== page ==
Skip to content

Take control of MSBuild using MSBuild API

March 15, 2012

When you press Build in Visual Studio, MSBuild is invoked and made to execute the task called Build. Clean - MSBuild executes the task Clean. And so on.

How do you think Visual Studio invokes MSBuild ? If you take a look on stackoverflow you will see the majority of answers point to using MSBuild command line interface. And for good reason, it is quite versatile – you can add different loggers, specify tasks, pass in parameters and so much more. So naturally, an easy fix is to create a simple process that executes a command line, and redirect the log to a file. This is all good and noble, but:

 

Using the MSBuild cli sometimes limits flexibility

You are basically doing inter process communication – wait for the cli to finish and read some file. What if you want to react sooner to some event, like cancel the build mid way because of some change? For example, if you press CTRL+Break in Visual Studio it cancels the build. In this article I will show you how Visual Studio communicates with MSBuild via the MSBuild API and solve an actual problem.

 

The problem

My goal is to go over hundreds of solutions (retrieved from sites like codeplex) and see if the Architecture > Dependency Diagram works for them. But first, I need to make sure they build. It can be done using the command line, but I want to call this verification from different threads and inter process communication would complicate things. Also, I dread parsing log files!

 

MSBuild API 4.0 in action

The actual solution is also used by Visual Studio, however I found that the MSBuild API is not advertised a lot. There were major changes between versions 3.5 and 4 of the .net framework, so a lot of blog posts are out of date.

Anyway, here we go. Add MSBuild API references (I overindulged here, you can get away with less)

 

MSBuild API references

 

 

Now let’s invoke MSBuild API to build a solution:

 


string projectFilePath = Path.Combine(@"D:\solutions\App\app.sln");

ProjectCollection pc = new ProjectCollection();

// there are a lot of properties here, these map to the msbuild CLI properties
Dictionary<string, string> GlobalProperty = new Dictionary<string, string>();
GlobalProperty.Add("Configuration", "Debug");
GlobalProperty.Add("Platform", "x86");
GlobalProperty.Add("OutputPath", @"D:\Output");

BuildParameters bp = new BuildParameters(pc);
BuildRequestData BuidlRequest = new BuildRequestData(projectFilePath, globalProperty, "4.0", new string[] { "Build" }, null);
// this is where the magic happens - in process MSBuild
BuildResult buildResult = BuildManager.DefaultBuildManager.Build(bp, BuidlRequest);
// a simple way to check the result
if (buildResult.OverallResult == BuildResultCode.Success)
{              
    //...
}


Get more out of MSBuild with a custom logger

My next goal is to capture some high level details about the projects built in case of build success and to log the errors in case the build fails. And I found this is quite easy to do using a custom logger. So here’s how to create your own logger:

 

</pre>
private StringBuilder errorLog = new StringBuilder();

public string BuildErrors { get; private set; }

/// <summary>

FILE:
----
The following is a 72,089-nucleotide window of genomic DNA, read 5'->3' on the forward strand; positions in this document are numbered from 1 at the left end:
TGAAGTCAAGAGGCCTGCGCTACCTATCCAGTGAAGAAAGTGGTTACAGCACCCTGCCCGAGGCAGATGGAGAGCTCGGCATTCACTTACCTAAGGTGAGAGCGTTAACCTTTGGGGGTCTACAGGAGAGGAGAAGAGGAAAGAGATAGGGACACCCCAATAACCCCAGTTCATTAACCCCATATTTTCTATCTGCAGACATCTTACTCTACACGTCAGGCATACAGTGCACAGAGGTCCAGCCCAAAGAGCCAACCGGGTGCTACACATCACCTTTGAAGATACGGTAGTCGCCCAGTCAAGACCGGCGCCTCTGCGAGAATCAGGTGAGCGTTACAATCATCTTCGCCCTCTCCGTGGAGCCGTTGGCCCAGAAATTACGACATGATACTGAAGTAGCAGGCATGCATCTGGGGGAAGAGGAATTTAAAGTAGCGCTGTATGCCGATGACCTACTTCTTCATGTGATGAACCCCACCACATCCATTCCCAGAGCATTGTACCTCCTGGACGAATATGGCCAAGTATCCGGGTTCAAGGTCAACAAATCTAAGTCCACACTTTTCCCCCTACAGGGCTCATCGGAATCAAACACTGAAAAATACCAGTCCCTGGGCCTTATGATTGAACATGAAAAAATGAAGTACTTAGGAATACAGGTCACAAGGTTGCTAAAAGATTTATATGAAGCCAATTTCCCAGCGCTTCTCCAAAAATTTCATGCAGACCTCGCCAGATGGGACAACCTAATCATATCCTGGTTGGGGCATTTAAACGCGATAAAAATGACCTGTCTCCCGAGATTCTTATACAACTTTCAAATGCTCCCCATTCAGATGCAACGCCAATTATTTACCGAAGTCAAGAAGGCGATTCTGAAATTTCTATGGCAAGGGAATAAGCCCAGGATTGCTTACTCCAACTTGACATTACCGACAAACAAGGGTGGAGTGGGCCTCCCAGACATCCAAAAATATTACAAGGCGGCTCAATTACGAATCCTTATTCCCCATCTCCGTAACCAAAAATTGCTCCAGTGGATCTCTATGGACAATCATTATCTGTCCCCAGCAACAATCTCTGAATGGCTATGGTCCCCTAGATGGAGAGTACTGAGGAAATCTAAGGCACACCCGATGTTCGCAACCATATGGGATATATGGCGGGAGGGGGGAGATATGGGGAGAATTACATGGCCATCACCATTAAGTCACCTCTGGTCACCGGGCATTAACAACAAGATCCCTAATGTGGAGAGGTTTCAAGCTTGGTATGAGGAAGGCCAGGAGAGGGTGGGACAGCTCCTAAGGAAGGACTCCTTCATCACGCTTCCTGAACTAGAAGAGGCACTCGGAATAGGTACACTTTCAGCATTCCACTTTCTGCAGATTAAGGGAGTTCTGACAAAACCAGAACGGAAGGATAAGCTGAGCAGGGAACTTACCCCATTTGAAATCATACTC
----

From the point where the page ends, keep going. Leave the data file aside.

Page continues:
/// This will gather info about the projects built
 /// </summary>
 public IList<string> BuildDetails { get; private set; }

/// <summary>
 /// Initialize is guaranteed to be called by MSBuild at the start of the build
 /// before any events are raised.
 /// </summary>
 public override void Initialize(IEventSource eventSource)
 {
BuildDetails = new List<string>();

// For brevity, we'll only register for certain event types.
eventSource.ProjectStarted += new ProjectStartedEventHandler(eventSource_ProjectStarted);
eventSource.ErrorRaised += new BuildErrorEventHandler(eventSource_ErrorRaised);

 }

void eventSource_ErrorRaised(object sender, BuildErrorEventArgs e)
 {
 // BuildErrorEventArgs adds LineNumber, ColumnNumber, File, amongst other parameters
 string line = String.Format(": ERROR {0}({1},{2}): ", e.File, e.LineNumber, e.ColumnNumber);
 errorLog.Append(line + e.Message);
 }


 void eventSource_ProjectStarted(object sender, ProjectStartedEventArgs e)
 {
 BuildDetails.Add(e.Message);
 }


 /// <summary>
 /// Shutdown() is guaranteed to be called by MSBuild at the end of the build, after all
 /// events have been raised.
 /// </summary>
 public override void Shutdown()
 {
 // Done logging, let go of the file
 BuildErrors = errorLog.ToString();

}
<pre>

Registering the log 

Now that we created a custom logger, all we need to do is it pass it to  MSBuild, like this:

 

BuildParameters bp = new BuildParameters(pc);
MsBuildMemoryLogger customLogger = new MsBuildMemoryLogger();
bp.Loggers = new List<ILogger>() { customLogger };

Resources

This MSDN page features the entire sample on how to build a custom logger.

I also found this blog that describes how to inject stuff into a csproj.

About these ads
One Comment leave one →
  1. May 2, 2013 5:00 pm

    How do you map the command line flags to MSBuild API? For instance:
    msbuild Website.csproj “/p:Platform=AnyCPU;Configuration=Release;DesktopBuildPackageLocation=F:\Temp\Publish\Website.zip” /t:Package

    How do I map that /t:Package to your sample code above?

    Thanks in advance,

    -Serkan Sendur

Leave a Reply

Fill in your details below or click an icon to log in:

WordPress.com Logo

You are commenting using your WordPress.com account. Log Out / Change )

Twitter picture

You are commenting using your Twitter account. Log Out / Change )

Facebook photo

You are commenting using your Facebook account. Log Out / Change )

Google+ photo

You are commenting using your Google+ account. Log Out / Change )

Connecting to %s

Follow

Get every new post delivered to your Inbox.

%d bloggers like this: